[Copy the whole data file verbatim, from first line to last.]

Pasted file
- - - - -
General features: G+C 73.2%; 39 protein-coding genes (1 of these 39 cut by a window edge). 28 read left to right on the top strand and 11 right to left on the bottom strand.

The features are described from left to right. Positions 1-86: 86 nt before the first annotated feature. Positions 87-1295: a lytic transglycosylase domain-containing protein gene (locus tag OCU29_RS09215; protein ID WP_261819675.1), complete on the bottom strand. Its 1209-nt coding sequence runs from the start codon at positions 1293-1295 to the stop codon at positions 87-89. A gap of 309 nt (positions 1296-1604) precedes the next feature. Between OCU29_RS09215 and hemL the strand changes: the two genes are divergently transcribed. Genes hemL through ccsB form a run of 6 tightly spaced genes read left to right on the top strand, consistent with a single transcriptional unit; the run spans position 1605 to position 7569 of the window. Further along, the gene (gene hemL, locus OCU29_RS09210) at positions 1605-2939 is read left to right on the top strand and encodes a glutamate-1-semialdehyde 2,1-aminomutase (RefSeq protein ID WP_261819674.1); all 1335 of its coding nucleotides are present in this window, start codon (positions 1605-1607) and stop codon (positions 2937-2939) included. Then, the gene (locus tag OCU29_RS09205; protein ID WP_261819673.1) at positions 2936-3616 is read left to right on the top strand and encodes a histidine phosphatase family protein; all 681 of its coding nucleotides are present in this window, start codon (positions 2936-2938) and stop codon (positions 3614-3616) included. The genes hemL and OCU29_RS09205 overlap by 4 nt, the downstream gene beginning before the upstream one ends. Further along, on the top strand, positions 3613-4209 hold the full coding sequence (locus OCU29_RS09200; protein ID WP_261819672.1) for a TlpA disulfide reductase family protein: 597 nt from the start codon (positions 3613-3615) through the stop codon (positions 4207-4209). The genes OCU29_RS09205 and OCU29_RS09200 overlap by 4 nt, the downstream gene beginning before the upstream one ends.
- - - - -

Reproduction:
General features: G+C 73.2%; 39 protein-coding genes (1 of these 39 cut by a window edge). 28 read left to right on the top strand and 11 right to left on the bottom strand.

The features are described from left to right. Positions 1-86: 86 nt before the first annotated feature. Positions 87-1295: a lytic transglycosylase domain-containing protein gene (locus tag OCU29_RS09215; protein ID WP_261819675.1), complete on the bottom strand. Its 1209-nt coding sequence runs from the start codon at positions 1293-1295 to the stop codon at positions 87-89. A gap of 309 nt (positions 1296-1604) precedes the next feature. Between OCU29_RS09215 and hemL the strand changes: the two genes are divergently transcribed. Genes hemL through ccsB form a run of 6 tightly spaced genes read left to right on the top strand, consistent with a single transcriptional unit; the run spans position 1605 to position 7569 of the window. Further along, the gene (gene hemL, locus OCU29_RS09210) at positions 1605-2939 is read left to right on the top strand and encodes a glutamate-1-semialdehyde 2,1-aminomutase (RefSeq protein ID WP_261819674.1); all 1335 of its coding nucleotides are present in this window, start codon (positions 1605-1607) and stop codon (positions 2937-2939) included. Then, the gene (locus tag OCU29_RS09205; protein ID WP_261819673.1) at positions 2936-3616 is read left to right on the top strand and encodes a histidine phosphatase family protein; all 681 of its coding nucleotides are present in this window, start codon (positions 2936-2938) and stop codon (positions 3614-3616) included. The genes hemL and OCU29_RS09205 overlap by 4 nt, the downstream gene beginning before the upstream one ends. Further along, on the top strand, positions 3613-4209 hold the full coding sequence (locus OCU29_RS09200; protein ID WP_261819672.1) for a TlpA disulfide reductase family protein: 597 nt from the start codon (positions 3613-3615) through the stop codon (positions 4207-4209). The genes OCU29_RS09205 and OCU29_RS09200 overlap by 4 nt, the downstream gene beginning before the upstream one ends.